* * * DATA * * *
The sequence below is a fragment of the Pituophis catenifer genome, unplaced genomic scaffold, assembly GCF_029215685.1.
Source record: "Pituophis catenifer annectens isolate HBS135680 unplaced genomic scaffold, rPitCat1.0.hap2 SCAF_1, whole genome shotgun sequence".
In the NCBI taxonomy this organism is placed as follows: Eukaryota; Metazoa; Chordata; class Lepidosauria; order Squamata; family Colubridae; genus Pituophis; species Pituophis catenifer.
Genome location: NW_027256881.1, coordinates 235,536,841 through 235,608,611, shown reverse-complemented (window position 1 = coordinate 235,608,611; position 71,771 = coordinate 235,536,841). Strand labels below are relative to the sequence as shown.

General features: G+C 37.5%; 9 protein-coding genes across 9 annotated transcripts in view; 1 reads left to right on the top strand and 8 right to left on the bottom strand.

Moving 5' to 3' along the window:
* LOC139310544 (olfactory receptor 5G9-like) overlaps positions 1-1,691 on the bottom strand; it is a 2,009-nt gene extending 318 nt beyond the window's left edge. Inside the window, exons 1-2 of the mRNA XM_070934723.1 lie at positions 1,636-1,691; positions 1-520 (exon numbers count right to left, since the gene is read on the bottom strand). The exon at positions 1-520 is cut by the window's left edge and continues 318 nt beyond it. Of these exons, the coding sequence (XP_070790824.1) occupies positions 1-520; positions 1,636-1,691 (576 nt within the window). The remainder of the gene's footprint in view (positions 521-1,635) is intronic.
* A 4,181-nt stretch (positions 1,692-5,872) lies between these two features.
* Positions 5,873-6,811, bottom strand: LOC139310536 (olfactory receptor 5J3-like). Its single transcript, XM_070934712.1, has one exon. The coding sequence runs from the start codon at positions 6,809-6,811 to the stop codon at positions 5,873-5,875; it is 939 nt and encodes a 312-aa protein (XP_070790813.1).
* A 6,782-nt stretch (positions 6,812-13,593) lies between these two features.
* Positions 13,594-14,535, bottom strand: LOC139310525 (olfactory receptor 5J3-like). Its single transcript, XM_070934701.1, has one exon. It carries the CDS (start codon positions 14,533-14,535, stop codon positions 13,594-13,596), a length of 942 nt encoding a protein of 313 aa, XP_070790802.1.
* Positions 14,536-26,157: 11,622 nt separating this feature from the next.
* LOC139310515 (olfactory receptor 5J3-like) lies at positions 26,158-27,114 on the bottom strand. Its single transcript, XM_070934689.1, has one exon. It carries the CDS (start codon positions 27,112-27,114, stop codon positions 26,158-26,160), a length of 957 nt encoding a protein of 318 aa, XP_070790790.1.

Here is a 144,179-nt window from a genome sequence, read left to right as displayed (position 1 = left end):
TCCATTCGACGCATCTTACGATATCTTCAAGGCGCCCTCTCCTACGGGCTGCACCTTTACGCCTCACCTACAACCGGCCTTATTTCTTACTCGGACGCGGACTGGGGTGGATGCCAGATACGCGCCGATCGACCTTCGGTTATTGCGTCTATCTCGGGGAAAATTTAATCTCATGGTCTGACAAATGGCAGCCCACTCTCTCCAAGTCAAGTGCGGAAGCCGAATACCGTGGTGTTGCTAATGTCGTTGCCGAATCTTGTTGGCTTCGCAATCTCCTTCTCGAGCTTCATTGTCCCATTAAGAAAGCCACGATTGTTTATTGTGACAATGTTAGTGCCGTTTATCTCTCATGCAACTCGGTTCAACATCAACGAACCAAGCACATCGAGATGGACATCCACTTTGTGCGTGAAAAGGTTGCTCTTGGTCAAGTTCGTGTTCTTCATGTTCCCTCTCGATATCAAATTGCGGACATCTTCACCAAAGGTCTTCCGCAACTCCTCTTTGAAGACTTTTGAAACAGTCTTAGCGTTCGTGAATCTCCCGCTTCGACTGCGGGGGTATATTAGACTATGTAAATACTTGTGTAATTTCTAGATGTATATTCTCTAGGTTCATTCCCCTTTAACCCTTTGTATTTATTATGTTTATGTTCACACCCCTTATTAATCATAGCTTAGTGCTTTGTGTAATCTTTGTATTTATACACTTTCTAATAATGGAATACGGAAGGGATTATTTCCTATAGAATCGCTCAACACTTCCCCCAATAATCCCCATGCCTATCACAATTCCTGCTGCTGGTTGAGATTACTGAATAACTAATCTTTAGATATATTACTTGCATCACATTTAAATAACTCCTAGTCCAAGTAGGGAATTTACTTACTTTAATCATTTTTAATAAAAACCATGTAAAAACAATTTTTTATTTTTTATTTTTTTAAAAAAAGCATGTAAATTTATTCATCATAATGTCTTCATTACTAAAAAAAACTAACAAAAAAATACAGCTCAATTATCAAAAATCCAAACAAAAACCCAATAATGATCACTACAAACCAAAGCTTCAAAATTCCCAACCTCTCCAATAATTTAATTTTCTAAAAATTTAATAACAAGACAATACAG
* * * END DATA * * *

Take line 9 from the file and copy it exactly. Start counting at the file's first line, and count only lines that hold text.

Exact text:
* Positions 5,873-6,811, bottom strand: LOC139310536 (olfactory receptor 5J3-like). Its single transcript, XM_070934712.1, has one exon. The coding sequence runs from the start codon at positions 6,809-6,811 to the stop codon at positions 5,873-5,875; it is 939 nt and encodes a 312-aa protein (XP_070790813.1).